From:    L _____________                           

                              10th Grade English teacher

                              as a graduation present

              

               To:        F______________

                              June 23rd, 1998   6:00 pm

 

How very odd.  Obviously this notation was placed in the book by the recipient -- years later .  What struck me most of all was the inclusion of  “6:00 pm” . . .   Ah, the persistence of memory!  Surely, some great significance accrues to that unique detail.               

I read on, and wonder:   Are there more under-scored passages in this volume?  Flipping through the thousand pages,  they  only appear  in The Picture of Dorian Gray!   Another piece of the puzzle fits.  My fingers,  still holding onto  the heft of pages,  sense something bumpy under them.

On  the very first  blank page  opposite  the inscription,  the bottom right corner has an elegant-looking embossed seal.   Impossible to read the tiny letters encircling it.    Lifting the book into direct sunlight, I tilt it,  create shadows of relief.     In the center is a square containing  the initial “F.”  The four corners of the square show the tops of fleurs de lis  like sun rays.  “From the life and time of” circles  the top half of the seal, and the lower half is filled with the full name of the recipient.  ( In the inscription,  he only used his middle initial.  It is a match.)              

Not far from the closing scenes of horror:  “Moments when passion for sin, or for what the world calls sin, so dominates a nature, that every fibre of the body…seems to be instinct with fearful impulses.  Men and women …lose the freedom of their will.…Choice is taken from them , and conscience is either killed, or, if it lives at all , lives but to give rebellion its fascination, and disobedience its charm  . . . “  [ p.144]. 

I feel I am eavesdropping on an incipient relationship of the late 20th century. Not that it is anything new at all. But in 1895, British sodomy laws were firmly in place when the enraged father of Wilde’s lover, Lord Alfred Douglas, Marquess of Queensbury, left a calling card addressed to “Oscar Wilde: Posing Somdomite”, [sic].     The famous playwright promptly filed a civil suit against Queensbury for libel. Wilde’s case failed when evidence of his true behavior was presented tot eh court by Queensbury’s lawyers. For the criminal offense of “gross indecency,” he was arrested, convicted and imprisoned at Reading Goal for two years’ hard labor.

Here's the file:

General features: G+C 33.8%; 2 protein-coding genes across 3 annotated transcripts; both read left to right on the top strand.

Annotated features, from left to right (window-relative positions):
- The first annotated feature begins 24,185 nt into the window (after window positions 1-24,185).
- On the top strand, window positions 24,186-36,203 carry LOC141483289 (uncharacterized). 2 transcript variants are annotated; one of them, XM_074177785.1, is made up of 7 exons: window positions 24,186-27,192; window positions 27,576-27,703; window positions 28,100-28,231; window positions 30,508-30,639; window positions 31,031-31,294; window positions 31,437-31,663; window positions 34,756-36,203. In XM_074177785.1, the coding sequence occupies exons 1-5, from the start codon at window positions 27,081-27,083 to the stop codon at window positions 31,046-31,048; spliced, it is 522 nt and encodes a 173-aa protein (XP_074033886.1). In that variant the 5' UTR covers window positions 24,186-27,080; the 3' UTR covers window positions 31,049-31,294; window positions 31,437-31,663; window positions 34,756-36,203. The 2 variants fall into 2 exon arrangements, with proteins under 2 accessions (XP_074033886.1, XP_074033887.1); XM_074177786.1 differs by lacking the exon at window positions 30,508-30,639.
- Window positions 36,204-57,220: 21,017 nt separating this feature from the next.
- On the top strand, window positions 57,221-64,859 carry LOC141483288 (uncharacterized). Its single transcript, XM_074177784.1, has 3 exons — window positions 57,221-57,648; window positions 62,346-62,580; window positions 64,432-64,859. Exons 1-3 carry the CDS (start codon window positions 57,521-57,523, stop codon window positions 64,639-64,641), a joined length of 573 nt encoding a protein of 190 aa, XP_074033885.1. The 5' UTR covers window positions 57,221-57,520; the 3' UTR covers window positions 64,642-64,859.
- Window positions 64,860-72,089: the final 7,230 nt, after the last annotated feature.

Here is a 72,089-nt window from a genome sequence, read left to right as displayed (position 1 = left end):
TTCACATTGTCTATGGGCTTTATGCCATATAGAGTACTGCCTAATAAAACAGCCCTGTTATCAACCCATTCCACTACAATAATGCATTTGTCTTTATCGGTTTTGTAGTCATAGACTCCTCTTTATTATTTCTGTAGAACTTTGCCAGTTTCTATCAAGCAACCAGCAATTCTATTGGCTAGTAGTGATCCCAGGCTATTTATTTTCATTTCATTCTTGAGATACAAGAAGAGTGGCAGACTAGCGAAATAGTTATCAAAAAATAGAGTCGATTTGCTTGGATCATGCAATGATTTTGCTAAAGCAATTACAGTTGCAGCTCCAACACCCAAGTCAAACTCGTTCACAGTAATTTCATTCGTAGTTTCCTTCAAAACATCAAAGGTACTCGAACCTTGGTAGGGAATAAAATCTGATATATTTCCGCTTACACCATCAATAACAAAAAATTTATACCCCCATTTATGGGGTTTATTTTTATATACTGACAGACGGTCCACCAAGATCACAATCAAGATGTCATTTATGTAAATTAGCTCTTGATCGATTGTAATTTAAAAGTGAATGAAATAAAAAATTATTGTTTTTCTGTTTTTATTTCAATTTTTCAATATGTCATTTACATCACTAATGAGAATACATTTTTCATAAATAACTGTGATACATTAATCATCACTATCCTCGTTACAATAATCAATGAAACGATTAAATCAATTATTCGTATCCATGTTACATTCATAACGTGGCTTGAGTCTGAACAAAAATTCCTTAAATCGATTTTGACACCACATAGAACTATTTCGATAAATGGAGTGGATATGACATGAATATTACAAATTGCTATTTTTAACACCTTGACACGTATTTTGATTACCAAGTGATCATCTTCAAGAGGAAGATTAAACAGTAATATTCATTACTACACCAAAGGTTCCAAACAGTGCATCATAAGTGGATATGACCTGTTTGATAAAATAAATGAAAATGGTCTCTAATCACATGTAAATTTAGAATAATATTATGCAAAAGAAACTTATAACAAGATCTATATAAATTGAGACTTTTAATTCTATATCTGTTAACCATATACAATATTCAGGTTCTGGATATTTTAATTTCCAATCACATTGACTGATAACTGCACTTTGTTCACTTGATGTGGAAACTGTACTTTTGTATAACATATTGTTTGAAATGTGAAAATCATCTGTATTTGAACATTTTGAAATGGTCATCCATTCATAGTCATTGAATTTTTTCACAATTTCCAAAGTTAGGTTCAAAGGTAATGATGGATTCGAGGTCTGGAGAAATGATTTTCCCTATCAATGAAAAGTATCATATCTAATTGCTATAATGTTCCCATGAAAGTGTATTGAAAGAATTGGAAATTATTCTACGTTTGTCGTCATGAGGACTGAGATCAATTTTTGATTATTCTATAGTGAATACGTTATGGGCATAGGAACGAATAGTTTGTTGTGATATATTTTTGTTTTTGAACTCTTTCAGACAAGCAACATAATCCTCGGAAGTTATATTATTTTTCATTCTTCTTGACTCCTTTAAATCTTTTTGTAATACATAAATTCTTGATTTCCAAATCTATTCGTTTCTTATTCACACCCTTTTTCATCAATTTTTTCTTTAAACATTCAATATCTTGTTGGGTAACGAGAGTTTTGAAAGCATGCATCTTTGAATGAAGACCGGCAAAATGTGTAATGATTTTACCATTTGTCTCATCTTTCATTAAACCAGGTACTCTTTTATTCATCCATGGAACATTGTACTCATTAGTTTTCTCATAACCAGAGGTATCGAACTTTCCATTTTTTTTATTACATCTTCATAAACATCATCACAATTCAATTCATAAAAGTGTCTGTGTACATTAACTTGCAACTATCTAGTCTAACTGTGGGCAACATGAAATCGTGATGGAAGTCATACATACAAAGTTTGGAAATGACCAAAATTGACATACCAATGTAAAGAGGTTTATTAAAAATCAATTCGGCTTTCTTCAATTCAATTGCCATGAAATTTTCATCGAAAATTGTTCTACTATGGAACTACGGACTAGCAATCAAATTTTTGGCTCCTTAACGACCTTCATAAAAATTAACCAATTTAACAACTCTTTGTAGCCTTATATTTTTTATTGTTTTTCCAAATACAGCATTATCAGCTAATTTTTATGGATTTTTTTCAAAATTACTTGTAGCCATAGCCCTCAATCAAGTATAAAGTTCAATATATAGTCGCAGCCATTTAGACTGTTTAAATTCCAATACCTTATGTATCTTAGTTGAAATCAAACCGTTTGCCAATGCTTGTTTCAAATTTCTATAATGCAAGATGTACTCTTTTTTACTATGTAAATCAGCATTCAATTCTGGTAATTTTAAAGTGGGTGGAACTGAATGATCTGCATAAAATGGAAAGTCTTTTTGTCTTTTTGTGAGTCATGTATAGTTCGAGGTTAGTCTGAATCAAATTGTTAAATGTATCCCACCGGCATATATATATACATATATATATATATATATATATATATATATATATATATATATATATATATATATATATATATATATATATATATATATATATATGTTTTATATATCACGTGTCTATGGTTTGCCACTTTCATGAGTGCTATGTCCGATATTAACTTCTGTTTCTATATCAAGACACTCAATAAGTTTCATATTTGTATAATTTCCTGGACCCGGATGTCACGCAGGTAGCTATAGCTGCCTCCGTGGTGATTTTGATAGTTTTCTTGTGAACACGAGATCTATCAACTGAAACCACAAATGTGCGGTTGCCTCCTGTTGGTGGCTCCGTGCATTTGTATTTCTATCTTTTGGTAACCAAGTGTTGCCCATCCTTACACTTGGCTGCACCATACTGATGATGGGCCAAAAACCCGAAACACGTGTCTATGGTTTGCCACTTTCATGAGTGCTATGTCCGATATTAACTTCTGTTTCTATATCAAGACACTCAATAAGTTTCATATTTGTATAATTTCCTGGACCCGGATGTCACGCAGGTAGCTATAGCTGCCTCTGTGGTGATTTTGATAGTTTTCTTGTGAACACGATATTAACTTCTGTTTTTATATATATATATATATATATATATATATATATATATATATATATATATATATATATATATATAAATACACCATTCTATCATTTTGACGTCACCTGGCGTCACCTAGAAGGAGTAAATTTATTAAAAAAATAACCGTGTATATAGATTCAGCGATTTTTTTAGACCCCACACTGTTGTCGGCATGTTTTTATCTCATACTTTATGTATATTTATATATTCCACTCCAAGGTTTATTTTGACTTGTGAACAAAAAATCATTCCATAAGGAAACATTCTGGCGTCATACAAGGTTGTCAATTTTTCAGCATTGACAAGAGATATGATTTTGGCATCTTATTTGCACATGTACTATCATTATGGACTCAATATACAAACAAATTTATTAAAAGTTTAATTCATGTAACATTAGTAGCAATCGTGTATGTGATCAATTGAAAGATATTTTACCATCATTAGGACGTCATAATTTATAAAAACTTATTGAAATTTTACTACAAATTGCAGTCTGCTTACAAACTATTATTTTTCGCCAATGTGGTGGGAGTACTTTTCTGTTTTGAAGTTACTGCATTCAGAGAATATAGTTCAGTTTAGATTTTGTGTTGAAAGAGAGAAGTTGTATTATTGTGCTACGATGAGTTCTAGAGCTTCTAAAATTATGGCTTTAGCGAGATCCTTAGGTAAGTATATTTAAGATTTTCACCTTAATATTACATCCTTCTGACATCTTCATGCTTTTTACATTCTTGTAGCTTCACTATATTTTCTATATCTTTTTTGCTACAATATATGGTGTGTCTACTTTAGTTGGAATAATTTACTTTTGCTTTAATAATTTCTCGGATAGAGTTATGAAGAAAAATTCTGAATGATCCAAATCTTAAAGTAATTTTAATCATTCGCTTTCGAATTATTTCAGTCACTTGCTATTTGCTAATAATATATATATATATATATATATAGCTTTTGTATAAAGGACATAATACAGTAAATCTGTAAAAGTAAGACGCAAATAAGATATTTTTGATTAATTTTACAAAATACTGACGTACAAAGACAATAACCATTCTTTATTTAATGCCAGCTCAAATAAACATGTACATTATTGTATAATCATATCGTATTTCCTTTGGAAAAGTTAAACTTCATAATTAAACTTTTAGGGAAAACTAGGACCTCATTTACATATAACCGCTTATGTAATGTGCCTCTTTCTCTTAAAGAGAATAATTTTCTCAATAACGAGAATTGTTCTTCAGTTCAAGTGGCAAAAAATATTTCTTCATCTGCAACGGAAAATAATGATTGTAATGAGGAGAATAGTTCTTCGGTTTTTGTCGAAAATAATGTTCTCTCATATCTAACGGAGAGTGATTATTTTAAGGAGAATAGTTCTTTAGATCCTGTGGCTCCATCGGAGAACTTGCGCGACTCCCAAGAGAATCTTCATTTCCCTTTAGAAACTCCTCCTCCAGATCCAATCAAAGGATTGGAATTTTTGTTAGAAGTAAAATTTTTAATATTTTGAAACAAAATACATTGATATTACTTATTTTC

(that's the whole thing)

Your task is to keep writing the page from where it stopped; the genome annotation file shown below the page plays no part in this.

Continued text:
The subtext told by all the underlinings in my second-hand volume leads me to infer this English teacher was successful at drawing a very young student into an entanglement like Wilde's. 

                                                                    
                                                                    my head on the pillow
                                                                    languishing after you've gone
                                                                    when a new soft scent surrounds me:
                                                                    a dayful of
                                                                    your kisses

                                 

* The Complete Works of Oscar Wilde, Barnes & Noble, Inc. 1994





 Out of the Mouths of Babes 


Alexander Jankiewicz

I'm out with my young daughter for an early morning walk. We notice our dog stop up ahead on the path, sniffing at something on the ground. We wonder what it's found. As we near, we see that there's a dead bird with a broken wing. My daughter becomes upset as she wonders how it happened and if there's a family in a nest somewhere waiting for its return. She insists that we bury it and say a prayer. When we get home, I tell my wife about the dead pigeon. My daughter corrects me by saying that it was a dove and not a pigeon. When I tell her that they're the same thing, she says that what we name something is important and that in school she learned that doves symbolize peace. This, she states, is why we had to say a prayer. 

                sunrise... 
                a lone dove takes flight-- 
                hope 




Tug of war



Shrikaanth Krishnamurthy 

  

My baby listens to his bedtime story. Once the story is over he showers me with kisses all over my face and says 

 

"Anna! Come sleep with me now"

 

"I have work to do son. It is very late, close your eyes now."

 

"Ok will you sit with me for another minute?"

 

Five minutes pass and he is still awake. I sternly tell him to go to sleep. As I am about to walk off

 

"Anna! Give me one last hug"

 

Putting his little arms around me tightly, gleefully he declares

 

"I won't let you go now. You can't go to Manchester tomorrow"

 

In a minute I hear his soft snores in my ear. 

 

                    light footfalls—

                         this heaviness 

                    of dawn


 

 

*Anna- dad